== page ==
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Citizen's arrest.

   Citizen's Arrest

   One of those commutes when nothing moves.
   I was coming back from Oakland, another day
   trying to coax thought from my students.
   Already dark, taillights surged and flickered,
   a fireplace with no warmth.
   I was getting impatient, but then so was
   everyone else, including the van behind me,
   which came rushing up, lights on bright,
   only to stop inches from my bumper.
   Every time I eased forward, a few feet, a few yards,
   the van would wait, and then when I'd stopped,
   hurtle forward like a sprinter from the blocks,
   braking only just in time. This went on all the way
   from Treasure Island to the middle of the highest span.
   I could see the girl driving, no older than my students,
   and the kids riding with her, her riotous friends.
   I figured they were egging her on, and indeed
   each time she started quicker, stopped closer,
   until finally, amid the squeal of burning tires,
   she slid, kept sliding, struck my bumper.
   My head jerked back, jolted the headrest.
   That was too much. I put the car in park,
   opened the door, and stepped onto the bridge.
   Other drivers gawked as if frightened for me.
   But nobody was going anywhere. Besides, I didn't care.
   The girl looked terrified, her friends stupefied.
   What had they been drinking, or smoking?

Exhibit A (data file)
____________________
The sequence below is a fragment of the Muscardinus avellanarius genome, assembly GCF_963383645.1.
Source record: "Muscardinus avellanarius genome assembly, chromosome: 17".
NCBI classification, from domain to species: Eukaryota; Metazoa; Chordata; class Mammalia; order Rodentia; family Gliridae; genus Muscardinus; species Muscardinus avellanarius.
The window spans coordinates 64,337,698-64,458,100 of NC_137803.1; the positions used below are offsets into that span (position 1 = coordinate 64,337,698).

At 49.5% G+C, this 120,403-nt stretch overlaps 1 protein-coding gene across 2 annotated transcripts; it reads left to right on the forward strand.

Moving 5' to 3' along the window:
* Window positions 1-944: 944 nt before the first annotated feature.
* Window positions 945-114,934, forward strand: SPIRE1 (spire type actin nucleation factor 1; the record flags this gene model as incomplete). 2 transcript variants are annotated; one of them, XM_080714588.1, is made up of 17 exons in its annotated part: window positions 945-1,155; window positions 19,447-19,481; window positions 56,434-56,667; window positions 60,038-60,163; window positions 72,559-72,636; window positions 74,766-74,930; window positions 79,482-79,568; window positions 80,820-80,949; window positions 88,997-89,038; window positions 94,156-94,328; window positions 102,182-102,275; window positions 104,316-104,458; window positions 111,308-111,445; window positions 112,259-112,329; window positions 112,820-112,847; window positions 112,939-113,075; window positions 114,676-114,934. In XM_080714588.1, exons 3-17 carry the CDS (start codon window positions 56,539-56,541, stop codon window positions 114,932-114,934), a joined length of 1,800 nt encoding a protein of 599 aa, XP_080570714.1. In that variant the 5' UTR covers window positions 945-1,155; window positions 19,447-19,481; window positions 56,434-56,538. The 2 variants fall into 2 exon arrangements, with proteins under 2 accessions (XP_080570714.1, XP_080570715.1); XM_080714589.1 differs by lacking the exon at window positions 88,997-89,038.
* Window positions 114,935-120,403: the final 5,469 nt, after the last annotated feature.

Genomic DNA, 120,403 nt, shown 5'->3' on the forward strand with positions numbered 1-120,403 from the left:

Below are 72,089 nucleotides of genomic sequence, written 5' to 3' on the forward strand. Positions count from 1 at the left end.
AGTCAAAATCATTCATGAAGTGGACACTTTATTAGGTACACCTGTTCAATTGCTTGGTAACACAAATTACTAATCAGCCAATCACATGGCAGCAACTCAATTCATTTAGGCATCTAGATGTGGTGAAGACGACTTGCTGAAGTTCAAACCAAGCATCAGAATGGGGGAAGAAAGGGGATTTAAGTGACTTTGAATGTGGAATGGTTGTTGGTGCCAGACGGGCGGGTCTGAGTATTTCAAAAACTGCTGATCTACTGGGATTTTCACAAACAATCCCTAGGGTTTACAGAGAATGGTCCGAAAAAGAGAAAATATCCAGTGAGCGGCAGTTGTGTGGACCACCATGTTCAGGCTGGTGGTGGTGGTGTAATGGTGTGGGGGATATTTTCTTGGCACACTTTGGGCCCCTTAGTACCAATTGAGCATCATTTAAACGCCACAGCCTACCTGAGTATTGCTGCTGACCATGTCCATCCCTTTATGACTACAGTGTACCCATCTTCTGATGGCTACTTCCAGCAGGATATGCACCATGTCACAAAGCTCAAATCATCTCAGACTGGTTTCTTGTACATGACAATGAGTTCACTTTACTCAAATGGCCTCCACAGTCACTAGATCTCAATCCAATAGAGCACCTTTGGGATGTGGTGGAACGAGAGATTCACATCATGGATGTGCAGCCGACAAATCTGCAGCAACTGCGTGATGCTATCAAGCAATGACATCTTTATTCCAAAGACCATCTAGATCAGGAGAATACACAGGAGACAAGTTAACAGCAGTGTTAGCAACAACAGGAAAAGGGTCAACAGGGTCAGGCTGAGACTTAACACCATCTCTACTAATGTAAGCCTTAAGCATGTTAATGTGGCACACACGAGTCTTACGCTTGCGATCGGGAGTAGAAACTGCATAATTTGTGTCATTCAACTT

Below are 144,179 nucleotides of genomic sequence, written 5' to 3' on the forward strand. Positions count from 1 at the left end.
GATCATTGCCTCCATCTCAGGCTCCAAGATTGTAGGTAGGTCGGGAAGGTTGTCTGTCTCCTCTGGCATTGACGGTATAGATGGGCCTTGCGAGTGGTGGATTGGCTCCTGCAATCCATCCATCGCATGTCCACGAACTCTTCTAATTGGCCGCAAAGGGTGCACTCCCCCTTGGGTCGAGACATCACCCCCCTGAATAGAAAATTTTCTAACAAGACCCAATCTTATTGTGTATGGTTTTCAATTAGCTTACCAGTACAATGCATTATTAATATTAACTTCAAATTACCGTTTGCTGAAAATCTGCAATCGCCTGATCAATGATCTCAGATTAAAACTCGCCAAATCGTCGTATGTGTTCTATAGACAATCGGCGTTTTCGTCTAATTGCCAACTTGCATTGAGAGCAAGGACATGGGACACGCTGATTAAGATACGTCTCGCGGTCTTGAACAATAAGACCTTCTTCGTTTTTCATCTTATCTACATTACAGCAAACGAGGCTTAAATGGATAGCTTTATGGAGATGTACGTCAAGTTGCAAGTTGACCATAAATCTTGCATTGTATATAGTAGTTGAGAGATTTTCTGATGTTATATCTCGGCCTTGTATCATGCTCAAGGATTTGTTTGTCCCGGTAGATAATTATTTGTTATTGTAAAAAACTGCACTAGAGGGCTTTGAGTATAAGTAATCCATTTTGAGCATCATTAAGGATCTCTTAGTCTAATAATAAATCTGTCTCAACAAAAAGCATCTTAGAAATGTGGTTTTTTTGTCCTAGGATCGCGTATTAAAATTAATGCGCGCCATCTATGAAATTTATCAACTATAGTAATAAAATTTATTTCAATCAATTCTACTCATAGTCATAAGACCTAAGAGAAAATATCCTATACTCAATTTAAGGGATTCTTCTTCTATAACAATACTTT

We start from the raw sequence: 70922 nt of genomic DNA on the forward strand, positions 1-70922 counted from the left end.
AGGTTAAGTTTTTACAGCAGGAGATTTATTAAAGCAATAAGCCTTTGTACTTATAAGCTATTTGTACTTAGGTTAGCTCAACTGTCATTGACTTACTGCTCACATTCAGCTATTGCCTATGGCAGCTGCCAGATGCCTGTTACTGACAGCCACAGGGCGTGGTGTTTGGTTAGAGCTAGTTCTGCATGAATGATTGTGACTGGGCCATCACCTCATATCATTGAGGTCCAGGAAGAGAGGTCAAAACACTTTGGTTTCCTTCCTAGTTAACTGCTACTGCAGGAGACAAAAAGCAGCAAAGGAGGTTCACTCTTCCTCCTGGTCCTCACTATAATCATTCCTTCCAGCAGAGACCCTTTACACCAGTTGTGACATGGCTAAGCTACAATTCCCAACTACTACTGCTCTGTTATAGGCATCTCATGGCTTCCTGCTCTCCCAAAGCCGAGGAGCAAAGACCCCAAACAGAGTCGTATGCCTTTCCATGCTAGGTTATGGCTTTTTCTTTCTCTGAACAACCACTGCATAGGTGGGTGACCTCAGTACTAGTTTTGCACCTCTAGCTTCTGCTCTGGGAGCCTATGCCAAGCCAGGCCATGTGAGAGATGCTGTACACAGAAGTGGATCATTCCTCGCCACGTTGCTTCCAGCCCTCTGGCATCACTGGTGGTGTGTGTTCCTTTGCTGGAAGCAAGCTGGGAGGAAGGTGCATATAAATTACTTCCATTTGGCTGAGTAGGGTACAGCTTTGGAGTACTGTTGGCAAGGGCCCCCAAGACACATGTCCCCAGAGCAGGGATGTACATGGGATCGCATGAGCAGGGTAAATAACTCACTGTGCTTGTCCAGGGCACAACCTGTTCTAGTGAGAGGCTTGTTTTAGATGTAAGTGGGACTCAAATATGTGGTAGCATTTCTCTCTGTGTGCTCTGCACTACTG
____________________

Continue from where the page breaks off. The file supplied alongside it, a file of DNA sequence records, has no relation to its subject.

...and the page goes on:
I knocked on her window, and when she rolled
   it down, slowly, timidly, I demanded, "Where's
   your license?" I could've been Highway Patrol--I
   was making my first citizen's arrest. She fumbled
   in her backpack, offered me the card between thumb
   and forefinger. I took it, read it--she was from
   down the Peninsula, some hive of expensive bedrooms--then
   walked to the rail and flipped it
   into the Bay. I got back into my car then,
   and she switched lanes, slowly disappearing
   behind me as I eased into the City.

Lee Rossi's latest poetry collection is Wheelchair Samurai. His poems have appeared in The Atlanta Review, Poetry Northwest, and The North American Review, as well as on Poetry Daily and Verse Daily. His interviews and reviews can be found on thepedestalmagazine.com and Poetry Flash. He lives in northern California.

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Author:Rossi, Lee
Publication:River Styx
Article Type:Poem
Date:Jul 1, 2015
Words:358
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